December 25, 2016

Rails_admin Vulnerability Disclosure

Posted By: Jason Yeo

A few days ago, I found a CSRF vulnerability in rails_admin. rails_admin is a Ruby gem that generates administrative interfaces for your models automatically. Interestingly, this vulnerability is similar in nature to the one I found in administrate, a similar gem. Additionally, past Ruby gems affected in a similar fashion can be explored at this link.

November 30, 2016
The Ransomware in our Dependencies

Posted By: Darius Foo & Steve Ng

November 21, 2016
The biggest SourceClear release yet!

Posted By: Brian Doll

November 11, 2016

Abusing npm libraries for data exfiltration

Posted By: Asankhaya Sharma

Package and dependency managers like npm allow command execution as part of the build process. Command execution provides an easy and convenient mechanism for developers to script tasks during the build. For instance, npm allows developers to use pre-install and post-install hooks to execute tasks. A pre-install hook can be used to compile some dependent native library before starting the build. A post-install hook can be used for clean up after the build.

In this blog post, we demonstrate how an attacker can use npm to exfiltrate information from the developer’s machine. Although we show the attack scenarios for npm, similar attacks can also be done on other package managers like gradle.

November 10, 2016

Build Inspector - A forensic sandbox for Continuous Integration environments

Posted By: Brian Doll

Don’t trust user input. That’s a core security tenet for building secure software. In our web applications we sanitize text input to protect against XSS, and verify uploaded files are free of malware. But what happens when you take user-submitted software and execute whatever it tells you to do? That’s essentially what Continuous Integration environments are made for. If the tests say to count to 10, the system counts to 10. If it says to download software and start mining for Bitcoin, that’s exactly what it’ll do.

Misbehaving or even malicious builds are a difficult threat for CI environments to protect against. Continuous Integration services are essentially asked, every day, by every customer, to run random pieces of software. If you run a CI system at your company, you’re doing the same. To help identify these potentially dangerous builds, we’ve been working on a project called Build Inspector.

November 8, 2016

A deep dive into analyzing dynamic languages

Posted By: Darius Foo & Asankhaya Sharma

Analyzing programs written in dynamic languages presents some unique challenges. Here’s a bit of a deep dive into how we do it. First, what exactly is a dynamic language? For the purposes of this article, we will define a dynamic language as one where types are checked for safety only at runtime. Languages like Ruby, Python, and JavaScript follow this model, in contrast with static languages like Java and C#, where type safety is ensured at compile time.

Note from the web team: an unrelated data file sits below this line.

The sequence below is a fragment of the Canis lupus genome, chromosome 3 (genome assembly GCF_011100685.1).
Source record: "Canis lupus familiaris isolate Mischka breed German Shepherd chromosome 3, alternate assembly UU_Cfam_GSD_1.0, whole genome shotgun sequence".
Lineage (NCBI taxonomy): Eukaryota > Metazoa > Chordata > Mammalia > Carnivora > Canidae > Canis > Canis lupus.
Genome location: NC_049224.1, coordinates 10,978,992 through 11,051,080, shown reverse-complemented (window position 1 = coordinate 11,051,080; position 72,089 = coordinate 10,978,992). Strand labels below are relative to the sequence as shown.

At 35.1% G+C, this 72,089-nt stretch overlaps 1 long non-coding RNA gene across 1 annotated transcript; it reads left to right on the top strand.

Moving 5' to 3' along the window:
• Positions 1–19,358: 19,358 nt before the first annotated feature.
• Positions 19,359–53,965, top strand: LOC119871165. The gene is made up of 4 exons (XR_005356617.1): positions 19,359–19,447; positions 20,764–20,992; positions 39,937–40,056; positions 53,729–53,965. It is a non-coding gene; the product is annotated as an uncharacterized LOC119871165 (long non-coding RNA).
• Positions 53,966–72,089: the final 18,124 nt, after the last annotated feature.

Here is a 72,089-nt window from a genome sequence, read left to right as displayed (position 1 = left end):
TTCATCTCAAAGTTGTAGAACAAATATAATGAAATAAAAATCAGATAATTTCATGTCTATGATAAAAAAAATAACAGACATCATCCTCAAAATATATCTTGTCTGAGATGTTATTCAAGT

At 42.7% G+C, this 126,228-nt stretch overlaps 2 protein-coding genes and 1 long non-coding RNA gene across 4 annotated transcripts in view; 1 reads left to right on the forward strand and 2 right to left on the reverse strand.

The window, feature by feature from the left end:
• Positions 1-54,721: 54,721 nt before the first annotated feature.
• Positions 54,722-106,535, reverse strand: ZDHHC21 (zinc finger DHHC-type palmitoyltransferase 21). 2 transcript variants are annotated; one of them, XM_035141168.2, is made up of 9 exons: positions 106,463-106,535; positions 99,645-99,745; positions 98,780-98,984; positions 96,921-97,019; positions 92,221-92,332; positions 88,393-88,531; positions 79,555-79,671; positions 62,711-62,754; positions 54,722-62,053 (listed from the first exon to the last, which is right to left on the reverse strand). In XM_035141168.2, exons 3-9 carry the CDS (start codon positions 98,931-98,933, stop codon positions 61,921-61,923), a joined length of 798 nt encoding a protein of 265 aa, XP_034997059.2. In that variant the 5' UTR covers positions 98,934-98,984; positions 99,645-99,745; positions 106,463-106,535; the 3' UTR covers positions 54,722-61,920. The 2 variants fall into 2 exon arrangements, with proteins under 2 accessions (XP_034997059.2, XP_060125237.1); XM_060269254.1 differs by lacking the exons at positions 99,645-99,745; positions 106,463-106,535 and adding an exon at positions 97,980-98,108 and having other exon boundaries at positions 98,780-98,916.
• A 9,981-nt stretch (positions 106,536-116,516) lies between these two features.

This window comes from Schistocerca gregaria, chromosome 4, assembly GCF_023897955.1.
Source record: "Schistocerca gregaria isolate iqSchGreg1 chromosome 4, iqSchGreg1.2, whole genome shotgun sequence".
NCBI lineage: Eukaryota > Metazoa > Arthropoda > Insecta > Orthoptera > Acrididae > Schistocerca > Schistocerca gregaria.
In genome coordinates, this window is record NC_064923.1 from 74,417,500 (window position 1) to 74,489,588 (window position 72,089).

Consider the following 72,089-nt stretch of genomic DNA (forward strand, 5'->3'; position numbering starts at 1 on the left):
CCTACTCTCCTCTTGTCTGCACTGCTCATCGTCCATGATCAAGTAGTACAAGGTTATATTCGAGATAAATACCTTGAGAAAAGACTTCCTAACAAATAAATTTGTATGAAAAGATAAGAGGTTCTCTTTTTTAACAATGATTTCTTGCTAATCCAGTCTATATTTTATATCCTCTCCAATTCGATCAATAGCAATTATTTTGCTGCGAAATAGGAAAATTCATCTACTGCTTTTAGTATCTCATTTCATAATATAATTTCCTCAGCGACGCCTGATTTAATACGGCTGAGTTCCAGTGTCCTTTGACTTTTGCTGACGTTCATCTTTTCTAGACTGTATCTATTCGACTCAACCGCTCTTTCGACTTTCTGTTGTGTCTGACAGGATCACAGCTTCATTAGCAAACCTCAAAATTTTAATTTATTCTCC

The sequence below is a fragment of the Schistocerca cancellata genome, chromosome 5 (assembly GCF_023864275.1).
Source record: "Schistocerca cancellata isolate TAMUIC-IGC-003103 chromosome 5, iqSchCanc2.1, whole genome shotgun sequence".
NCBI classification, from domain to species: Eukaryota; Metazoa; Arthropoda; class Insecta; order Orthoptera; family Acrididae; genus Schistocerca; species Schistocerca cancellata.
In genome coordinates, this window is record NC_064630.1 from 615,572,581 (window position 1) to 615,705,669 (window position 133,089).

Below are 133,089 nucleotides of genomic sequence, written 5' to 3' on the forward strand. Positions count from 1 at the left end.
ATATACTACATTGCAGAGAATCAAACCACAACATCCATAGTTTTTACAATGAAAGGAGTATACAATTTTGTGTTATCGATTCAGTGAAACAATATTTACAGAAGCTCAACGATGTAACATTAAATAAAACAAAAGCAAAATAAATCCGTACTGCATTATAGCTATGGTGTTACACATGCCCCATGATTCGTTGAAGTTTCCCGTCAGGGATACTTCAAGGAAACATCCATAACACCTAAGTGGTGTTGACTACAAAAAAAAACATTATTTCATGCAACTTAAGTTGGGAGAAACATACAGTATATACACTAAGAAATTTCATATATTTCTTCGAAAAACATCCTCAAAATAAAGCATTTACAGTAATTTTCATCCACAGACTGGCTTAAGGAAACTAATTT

October 25, 2016

A look at Vulnerabilities and Dependencies by Language

Posted By: Brian Wallace

As a Data Scientist at SourceClear I get to analyze lots of interesting vulnerability data as well as anonymized project data. New customers often ask us what “normal” looks like when it comes to vulnerabilities in their projects, so I thought I’d take a look and share a few insights.

October 12, 2016

Secure Continuous Delivery with SourceClear 1.0

Posted By: Brian Doll

Continuous Delivery is all about speed. Think fast, build fast, ship fast. But how do you ensure your software is safe when you’re so focused on speed?

By automating security checks with every build you can ship faster than ever, knowing you are delivering a safer product to your customers. That’s Continuous Delivery, Secured.

October 11, 2016

SourceClear brings Secure Continuous Delivery to the Atlassian Stack

Posted By: Brian Doll

Today we’re thrilled to announce that SourceClear is bringing automated security analysis to millions of developers building software with the Atlassian Stack. Continuous Delivery, Secured.

September 29, 2016

Comparing vulnerable methods with static analysis

Posted By: Darius Foo & Asankhaya Sharma

In this blog post, we will talk a bit about traditional static analysis - what it is, what it’s used for, and where our vulnerable methods analysis fits in amongst the other kinds of static analysis.

Wikipedia tells us:

Static program analysis is the analysis of computer software that is performed without actually executing programs

Why wouldn’t we want to execute a program in order to analyze it? The main reason is that we gain stronger guarantees about whether our analyses will terminate (modulo bugs in it). Testing a program by executing it can only ever reveal the presence of bugs in paths that are exercised during the execution, on the other hand, static analysis can reason about all possible paths in the program.

A static analysis tells us about the possible runtime behavior of programs. What it computes is essentially an approximation – it cannot have knowledge of the exact inputs a program receives at runtime, for example, so it can only operate based on abstractions of them. This may lead to false positives or false negatives, depending on how conservative or permissive an analysis is. Advancing the accuracy of current analysis techniques is an active area of research.

Static analyses are usually found in compilers, IDEs, linters, and standalone agents (like SourceClear’s CI agent) that run as part of a continuous integration pipeline. They detect errors, discover properties about programs, and help us write better programs in general.